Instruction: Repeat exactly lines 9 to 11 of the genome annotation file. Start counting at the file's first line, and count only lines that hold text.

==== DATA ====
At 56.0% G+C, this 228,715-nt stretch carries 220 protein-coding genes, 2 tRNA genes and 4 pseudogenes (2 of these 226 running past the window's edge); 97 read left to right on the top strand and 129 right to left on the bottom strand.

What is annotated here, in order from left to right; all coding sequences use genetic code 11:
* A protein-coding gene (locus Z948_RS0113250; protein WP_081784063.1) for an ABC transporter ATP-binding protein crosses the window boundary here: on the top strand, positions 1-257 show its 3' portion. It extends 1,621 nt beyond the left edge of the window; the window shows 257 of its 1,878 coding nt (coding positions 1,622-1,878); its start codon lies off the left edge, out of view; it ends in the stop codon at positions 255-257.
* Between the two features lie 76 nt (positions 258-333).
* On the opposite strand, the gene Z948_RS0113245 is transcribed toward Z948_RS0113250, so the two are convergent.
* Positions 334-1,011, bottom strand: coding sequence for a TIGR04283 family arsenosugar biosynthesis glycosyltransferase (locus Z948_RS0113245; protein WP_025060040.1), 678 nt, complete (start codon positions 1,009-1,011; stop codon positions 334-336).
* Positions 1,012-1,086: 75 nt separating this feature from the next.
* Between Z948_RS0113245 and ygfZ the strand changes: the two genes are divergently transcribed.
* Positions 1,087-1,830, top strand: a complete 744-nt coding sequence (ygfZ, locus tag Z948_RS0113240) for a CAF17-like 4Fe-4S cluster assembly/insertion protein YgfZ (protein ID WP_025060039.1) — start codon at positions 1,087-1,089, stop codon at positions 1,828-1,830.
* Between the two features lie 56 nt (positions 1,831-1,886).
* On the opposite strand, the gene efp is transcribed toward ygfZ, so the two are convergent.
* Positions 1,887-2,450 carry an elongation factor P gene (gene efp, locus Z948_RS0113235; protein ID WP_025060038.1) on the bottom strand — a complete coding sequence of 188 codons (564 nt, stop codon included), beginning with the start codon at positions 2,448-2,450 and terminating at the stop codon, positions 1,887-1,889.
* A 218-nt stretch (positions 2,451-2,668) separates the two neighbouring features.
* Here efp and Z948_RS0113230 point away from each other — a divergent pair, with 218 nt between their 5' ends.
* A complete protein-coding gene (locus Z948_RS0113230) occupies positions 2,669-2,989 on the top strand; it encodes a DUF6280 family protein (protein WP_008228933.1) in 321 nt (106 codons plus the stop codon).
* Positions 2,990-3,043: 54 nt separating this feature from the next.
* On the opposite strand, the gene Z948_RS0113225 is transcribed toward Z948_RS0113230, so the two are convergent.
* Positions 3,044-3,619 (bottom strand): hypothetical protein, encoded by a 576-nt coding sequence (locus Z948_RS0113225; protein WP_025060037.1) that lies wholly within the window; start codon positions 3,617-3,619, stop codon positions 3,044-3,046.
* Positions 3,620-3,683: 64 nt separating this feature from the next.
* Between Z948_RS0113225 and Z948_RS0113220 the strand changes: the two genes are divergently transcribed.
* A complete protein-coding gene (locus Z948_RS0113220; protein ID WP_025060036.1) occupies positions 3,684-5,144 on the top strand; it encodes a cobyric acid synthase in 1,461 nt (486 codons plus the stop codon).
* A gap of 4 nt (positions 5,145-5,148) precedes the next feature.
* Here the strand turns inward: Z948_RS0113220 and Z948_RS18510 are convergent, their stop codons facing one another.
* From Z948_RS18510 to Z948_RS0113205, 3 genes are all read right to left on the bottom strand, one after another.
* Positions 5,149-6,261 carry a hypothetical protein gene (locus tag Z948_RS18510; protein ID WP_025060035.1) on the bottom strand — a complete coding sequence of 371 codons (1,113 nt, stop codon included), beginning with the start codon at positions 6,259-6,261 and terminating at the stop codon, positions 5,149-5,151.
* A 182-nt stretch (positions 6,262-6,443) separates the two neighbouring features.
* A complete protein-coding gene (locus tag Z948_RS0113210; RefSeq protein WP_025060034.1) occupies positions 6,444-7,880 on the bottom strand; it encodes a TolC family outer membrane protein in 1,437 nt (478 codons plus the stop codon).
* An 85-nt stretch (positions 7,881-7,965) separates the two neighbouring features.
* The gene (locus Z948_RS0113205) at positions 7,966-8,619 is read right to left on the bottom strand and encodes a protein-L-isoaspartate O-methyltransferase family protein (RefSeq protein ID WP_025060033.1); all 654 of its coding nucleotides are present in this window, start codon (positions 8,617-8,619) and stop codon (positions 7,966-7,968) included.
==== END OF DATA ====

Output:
* Positions 1,087-1,830, top strand: a complete 744-nt coding sequence (ygfZ, locus tag Z948_RS0113240) for a CAF17-like 4Fe-4S cluster assembly/insertion protein YgfZ (protein ID WP_025060039.1) — start codon at positions 1,087-1,089, stop codon at positions 1,828-1,830.
* Between the two features lie 56 nt (positions 1,831-1,886).
* On the opposite strand, the gene efp is transcribed toward ygfZ, so the two are convergent.